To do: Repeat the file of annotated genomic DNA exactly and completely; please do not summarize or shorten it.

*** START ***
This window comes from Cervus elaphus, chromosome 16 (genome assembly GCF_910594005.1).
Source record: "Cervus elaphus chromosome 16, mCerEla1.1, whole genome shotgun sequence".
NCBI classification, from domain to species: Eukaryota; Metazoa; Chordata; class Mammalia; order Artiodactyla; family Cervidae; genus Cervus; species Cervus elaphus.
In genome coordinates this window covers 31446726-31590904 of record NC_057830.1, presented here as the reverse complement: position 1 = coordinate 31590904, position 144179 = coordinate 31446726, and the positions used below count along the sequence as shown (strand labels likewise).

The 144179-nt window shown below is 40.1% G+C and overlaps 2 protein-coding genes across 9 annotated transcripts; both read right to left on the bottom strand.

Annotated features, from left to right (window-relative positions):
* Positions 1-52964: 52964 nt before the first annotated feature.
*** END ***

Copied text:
This window comes from Cervus elaphus, chromosome 16 (genome assembly GCF_910594005.1).
Source record: "Cervus elaphus chromosome 16, mCerEla1.1, whole genome shotgun sequence".
NCBI classification, from domain to species: Eukaryota; Metazoa; Chordata; class Mammalia; order Artiodactyla; family Cervidae; genus Cervus; species Cervus elaphus.
In genome coordinates this window covers 31446726-31590904 of record NC_057830.1, presented here as the reverse complement: position 1 = coordinate 31590904, position 144179 = coordinate 31446726, and the positions used below count along the sequence as shown (strand labels likewise).

The 144179-nt window shown below is 40.1% G+C and overlaps 2 protein-coding genes across 9 annotated transcripts; both read right to left on the bottom strand.

Annotated features, from left to right (window-relative positions):
* Positions 1-52964: 52964 nt before the first annotated feature.